Some people may be amused by the very idea of this Backstage article; others will instantly know exactly why I’m bothering to write it at all.
Yesterday was the first completely iPhone-free day I’ve had in the past 1.75 years.
In the past, Apple pointed to customer satisfaction surveys that established how much love its early adopters had for the original iPhone. Not surprisingly, the percentages were crazy high, arguably quite like the people who stood in lines to pay $500 or $600 for their 4GB and 8GB devices. Given everything that has happened with the iPhone and iPhone 3G since then, however, the numbers would likely be very similar if the survey was conducted today.
But put aside general “satisfaction” for a moment. What hasn’t been publicized as much is the iPhone addiction factor—the “you couldn’t pry this thing out of my hands without a gun” survey question—which will be the key to understanding whether, as a key Palm investor claimed last week, the first wave of iPhone users are itching to be free of their two-year contracts come July and ready to won over to Sprint, or rather, that they’re just waiting for the next big iPhone release in order to make another Apple purchase.
My gut feeling is that, absent some really big screw-up by Apple come late June, there will be no tidal wave of departures from the iPhone’s existing userbase—at least, to smartphones at similar price points. As part of my job, and because so many friends and family members have unexpectedly purchased them over the past nearly two years, I spend a lot of time talking with people with iPhones, on iPhones, and around iPhones. There are two in my personal office and three in my home, as well as a land line and computer in my office, and a land line and computer in my home. Strictly speaking, I have no specific need for my iPhone except when I’m in the car, traveling, or at work, the latter only when I’m reviewing accessories and software. Instead, under most circumstances, I could be listening to music on an iPod or a computer, making calls on a conventional phone, or accessing the Internet through a full-fledged notebook or desktop machine. Often times, I do.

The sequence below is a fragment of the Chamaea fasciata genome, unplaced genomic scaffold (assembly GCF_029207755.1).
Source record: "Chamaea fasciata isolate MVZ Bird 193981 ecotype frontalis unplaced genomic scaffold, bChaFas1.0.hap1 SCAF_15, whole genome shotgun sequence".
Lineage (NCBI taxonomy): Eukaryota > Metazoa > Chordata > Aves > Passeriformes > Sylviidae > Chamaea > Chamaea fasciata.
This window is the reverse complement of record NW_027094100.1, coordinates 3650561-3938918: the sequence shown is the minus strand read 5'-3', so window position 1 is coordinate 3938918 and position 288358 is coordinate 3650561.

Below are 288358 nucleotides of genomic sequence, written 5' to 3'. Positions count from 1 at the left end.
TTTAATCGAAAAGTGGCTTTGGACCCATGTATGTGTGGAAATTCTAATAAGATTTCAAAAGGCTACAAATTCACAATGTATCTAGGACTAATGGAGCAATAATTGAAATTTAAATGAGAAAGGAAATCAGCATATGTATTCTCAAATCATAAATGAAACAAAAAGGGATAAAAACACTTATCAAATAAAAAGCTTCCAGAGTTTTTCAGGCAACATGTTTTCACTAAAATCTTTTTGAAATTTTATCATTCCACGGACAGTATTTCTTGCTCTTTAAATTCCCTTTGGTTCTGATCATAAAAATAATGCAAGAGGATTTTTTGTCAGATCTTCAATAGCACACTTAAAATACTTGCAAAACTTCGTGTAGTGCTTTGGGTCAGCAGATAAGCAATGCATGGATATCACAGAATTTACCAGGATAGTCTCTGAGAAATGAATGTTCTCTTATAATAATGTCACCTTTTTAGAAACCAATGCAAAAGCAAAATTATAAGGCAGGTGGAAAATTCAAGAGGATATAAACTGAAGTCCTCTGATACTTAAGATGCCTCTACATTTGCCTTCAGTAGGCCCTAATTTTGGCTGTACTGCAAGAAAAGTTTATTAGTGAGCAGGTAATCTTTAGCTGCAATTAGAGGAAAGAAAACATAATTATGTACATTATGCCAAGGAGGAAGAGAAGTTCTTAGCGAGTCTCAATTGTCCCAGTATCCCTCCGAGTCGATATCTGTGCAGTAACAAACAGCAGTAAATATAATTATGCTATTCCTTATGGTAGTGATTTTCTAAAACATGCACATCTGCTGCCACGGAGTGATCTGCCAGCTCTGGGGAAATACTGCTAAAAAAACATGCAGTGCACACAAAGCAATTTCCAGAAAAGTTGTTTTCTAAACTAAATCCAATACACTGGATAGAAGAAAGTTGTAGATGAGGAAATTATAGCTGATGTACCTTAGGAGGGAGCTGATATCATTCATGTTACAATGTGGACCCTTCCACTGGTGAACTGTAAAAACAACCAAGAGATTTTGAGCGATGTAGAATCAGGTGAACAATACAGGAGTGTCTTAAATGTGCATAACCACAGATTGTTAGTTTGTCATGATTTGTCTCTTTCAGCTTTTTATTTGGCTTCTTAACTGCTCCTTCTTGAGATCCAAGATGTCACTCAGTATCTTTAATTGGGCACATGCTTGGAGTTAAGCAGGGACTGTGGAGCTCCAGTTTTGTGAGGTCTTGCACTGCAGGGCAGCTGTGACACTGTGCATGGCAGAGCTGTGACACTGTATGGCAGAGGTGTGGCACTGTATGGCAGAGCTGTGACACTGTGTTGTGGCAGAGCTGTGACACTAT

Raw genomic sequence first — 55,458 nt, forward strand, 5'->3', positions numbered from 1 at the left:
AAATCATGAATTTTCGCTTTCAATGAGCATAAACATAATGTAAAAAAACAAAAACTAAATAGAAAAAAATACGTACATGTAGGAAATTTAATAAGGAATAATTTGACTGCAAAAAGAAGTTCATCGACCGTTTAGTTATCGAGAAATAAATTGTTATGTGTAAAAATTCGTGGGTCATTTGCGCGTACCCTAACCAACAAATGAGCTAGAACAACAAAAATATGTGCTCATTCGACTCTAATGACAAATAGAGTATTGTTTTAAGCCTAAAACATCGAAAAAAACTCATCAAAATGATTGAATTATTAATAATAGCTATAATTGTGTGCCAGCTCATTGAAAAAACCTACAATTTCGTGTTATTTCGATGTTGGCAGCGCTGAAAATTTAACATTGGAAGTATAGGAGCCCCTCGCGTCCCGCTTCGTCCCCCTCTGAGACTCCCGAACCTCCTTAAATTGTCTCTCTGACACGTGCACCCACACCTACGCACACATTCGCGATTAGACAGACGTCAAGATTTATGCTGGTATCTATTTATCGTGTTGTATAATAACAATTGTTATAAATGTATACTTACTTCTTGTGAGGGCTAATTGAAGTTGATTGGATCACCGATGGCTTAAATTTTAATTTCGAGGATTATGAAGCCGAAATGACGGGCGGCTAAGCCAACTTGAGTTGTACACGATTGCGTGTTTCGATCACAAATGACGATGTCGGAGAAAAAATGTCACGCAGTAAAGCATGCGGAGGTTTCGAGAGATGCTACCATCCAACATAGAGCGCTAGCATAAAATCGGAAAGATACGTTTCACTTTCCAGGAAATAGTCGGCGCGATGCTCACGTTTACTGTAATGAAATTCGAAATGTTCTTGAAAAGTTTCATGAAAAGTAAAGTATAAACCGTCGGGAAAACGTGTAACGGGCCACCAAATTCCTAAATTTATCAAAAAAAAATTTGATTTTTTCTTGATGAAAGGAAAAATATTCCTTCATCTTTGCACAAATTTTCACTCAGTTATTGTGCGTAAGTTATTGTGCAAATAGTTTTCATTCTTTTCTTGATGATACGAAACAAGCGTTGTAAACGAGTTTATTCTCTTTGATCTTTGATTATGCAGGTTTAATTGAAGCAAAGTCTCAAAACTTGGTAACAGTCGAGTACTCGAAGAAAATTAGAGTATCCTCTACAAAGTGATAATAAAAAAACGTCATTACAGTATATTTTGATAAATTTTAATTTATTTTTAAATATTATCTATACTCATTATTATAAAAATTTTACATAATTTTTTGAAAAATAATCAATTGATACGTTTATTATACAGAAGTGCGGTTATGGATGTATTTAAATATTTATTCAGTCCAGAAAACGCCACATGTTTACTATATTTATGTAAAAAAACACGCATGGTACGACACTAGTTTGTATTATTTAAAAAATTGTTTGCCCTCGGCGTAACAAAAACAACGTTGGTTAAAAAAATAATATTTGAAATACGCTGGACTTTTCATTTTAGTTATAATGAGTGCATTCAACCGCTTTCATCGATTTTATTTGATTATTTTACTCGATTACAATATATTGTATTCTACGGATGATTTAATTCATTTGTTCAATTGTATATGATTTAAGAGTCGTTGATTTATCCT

Yet from (a) my wedding day to (b) the birth of my daughter to (c) the day when I went from the original iPhone to the iPhone 3G, an iPhone hasn’t left my side—or been out of use—for any significant length of time since the original day of release. It has become something close to indispensable for keeping in touch with people, pretty good for music and movies, and even more of a draw since the launch of the App Store. Now, between Facebook, Urbanspoon and Yelp, whatever games I’m playing, and occasional instant messaging, it’s hard to imagine going a whole day without using it at least a little.
Yesterday wouldn’t have been any different, except for one thing: the night before, I forgot to put the iPhone 3G on its charger, which—ugh—meant that by morning, the battery was dead. This broke my typical cycle of use just enough to inspire me to try an experiment: I dropped it in a dock to charge, and planned to leave it there all day. And all night. Would I, or could I, go without using it at all?
The answer turned out to be yes, but for only one reason—unlike every other Sunday I can recall for the past two years, I spent the entire day at home relaxing, and didn’t need to carry a phone around with me. I made phone calls only from our land line. Used my computer for all my Internet and music needs, relying on web pages and iTunes to do what the iPhone’s apps have been handling. And amazingly, the iPhone didn’t ring once, alert me that a text message had come in, or in any other way demand my attention. It was a nice day.
But even so, there were times when I asked myself whether I needed to be without the iPhone, such as when I wanted to call a friend whose phone number was stored in my Contacts, but not my brain. Rather than just picking up the iPhone and pressing three buttons, I decided to go through the trouble of finding his contact information on my computer and then dialing on my land line. A few simple pictures of my daughter that I could have taken with the iPhone and sent immediately to family through e-mail instead were taken with a different camera, imported onto the computer, and e-mailed out there. They looked better than the iPhone’s, but took a lot longer to process. Thus, I went out of my way a couple of times not to use the iPhone, and though I succeeded, my life wasn’t necessarily better or more convenient for having done so. Had I left the house, I would never have gone without the iPhone thanks to its Phone, Maps and Mail apps; the experiment would have ended right then and there.
What the Palms, Samsungs, Microsofts and others either don’t understand or don’t want to believe about the iPhone is that it is effectively doing what Windows 95 started and XP continued, cementing its users in an “I’m satisfied, quite possibly dependent, so why change?” mentality that will likely take years—and similarly Microsoftian stumbles by Apple—to erode. The only difference in potential between the iPhone today and the PC back in 1995 is the comparatively small size of Apple’s iPhone userbase. Every sign I see is that this number, aided by the iPod touch and possibly other devices, is going to continue to grow. I don’t want to spend another 24 hours without my iPhone, and frankly, I don’t know anyone else who would, either. After this weekend, it’s going to take a lot more than a Palm Pre or similar wannabe to make me voluntarily go iPhone-free for anything more than a day.